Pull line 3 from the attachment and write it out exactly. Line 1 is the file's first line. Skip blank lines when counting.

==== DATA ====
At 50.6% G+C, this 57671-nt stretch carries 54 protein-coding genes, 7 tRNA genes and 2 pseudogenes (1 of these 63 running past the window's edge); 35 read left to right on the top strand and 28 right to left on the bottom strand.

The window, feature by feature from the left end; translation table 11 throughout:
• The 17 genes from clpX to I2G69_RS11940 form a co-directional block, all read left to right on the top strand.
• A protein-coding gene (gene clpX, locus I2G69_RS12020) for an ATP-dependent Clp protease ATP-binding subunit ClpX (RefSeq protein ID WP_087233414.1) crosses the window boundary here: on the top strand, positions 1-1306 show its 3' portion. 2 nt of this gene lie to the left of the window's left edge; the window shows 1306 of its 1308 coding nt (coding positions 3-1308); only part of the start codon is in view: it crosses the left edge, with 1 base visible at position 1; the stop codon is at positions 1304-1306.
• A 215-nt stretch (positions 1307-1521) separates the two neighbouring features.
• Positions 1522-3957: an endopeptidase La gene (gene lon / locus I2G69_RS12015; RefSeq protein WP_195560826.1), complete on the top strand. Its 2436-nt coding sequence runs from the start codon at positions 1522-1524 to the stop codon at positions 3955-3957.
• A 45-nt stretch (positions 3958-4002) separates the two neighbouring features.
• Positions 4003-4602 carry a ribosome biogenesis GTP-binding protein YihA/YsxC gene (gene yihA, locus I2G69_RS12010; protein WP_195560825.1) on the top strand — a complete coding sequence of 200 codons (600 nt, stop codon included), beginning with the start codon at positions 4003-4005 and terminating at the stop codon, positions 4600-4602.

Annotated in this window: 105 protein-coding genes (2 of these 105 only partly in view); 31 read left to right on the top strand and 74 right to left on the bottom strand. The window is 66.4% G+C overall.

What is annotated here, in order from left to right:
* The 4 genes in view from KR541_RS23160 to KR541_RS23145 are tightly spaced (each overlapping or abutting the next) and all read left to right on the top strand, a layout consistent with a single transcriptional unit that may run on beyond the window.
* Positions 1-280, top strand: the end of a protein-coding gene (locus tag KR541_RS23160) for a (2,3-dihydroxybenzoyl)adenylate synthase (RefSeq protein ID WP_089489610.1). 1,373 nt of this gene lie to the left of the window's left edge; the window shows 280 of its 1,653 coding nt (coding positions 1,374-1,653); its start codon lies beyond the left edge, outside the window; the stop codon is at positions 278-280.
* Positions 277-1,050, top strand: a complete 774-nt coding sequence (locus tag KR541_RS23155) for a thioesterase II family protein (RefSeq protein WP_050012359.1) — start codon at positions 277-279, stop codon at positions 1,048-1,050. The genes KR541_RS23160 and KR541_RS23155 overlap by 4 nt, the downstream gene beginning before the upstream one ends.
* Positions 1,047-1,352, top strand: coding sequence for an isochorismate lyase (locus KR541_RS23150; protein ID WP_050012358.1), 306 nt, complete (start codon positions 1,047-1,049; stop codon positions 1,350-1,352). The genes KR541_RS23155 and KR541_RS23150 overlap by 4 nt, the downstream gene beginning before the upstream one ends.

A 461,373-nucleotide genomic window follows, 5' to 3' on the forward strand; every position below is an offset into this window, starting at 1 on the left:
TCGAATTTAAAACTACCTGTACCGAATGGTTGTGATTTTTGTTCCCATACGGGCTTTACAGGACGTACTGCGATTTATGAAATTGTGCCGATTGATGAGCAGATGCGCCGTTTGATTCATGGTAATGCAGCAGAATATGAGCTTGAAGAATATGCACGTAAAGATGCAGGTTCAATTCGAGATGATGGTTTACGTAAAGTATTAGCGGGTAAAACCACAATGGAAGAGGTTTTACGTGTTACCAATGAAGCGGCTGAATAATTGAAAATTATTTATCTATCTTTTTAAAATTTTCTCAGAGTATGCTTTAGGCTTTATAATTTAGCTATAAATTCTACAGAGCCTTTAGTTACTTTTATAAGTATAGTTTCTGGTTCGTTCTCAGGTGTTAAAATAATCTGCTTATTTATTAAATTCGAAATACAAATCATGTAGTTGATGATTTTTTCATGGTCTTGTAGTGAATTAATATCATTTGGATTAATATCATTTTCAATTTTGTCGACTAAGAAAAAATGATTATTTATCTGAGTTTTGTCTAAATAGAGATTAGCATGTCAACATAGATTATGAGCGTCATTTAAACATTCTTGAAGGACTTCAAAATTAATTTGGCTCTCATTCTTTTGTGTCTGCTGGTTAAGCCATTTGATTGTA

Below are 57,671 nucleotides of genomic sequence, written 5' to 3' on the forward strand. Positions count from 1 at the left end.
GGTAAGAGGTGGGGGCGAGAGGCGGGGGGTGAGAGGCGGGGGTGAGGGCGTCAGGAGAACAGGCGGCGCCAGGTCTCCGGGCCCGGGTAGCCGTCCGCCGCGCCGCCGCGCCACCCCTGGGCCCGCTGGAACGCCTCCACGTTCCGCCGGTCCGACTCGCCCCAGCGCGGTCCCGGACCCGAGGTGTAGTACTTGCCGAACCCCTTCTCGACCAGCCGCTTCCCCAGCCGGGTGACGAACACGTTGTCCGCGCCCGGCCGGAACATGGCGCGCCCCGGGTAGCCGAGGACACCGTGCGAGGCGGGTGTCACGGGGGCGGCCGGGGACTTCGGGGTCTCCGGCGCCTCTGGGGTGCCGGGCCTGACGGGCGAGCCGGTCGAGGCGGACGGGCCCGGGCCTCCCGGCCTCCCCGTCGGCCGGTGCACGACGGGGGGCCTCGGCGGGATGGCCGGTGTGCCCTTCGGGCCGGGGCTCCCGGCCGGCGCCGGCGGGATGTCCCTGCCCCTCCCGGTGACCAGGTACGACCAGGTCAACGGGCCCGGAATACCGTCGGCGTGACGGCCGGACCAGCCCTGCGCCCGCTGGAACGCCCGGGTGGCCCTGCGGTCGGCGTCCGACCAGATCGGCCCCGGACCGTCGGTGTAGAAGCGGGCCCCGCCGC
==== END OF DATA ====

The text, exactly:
• The 17 genes from clpX to I2G69_RS11940 form a co-directional block, all read left to right on the top strand.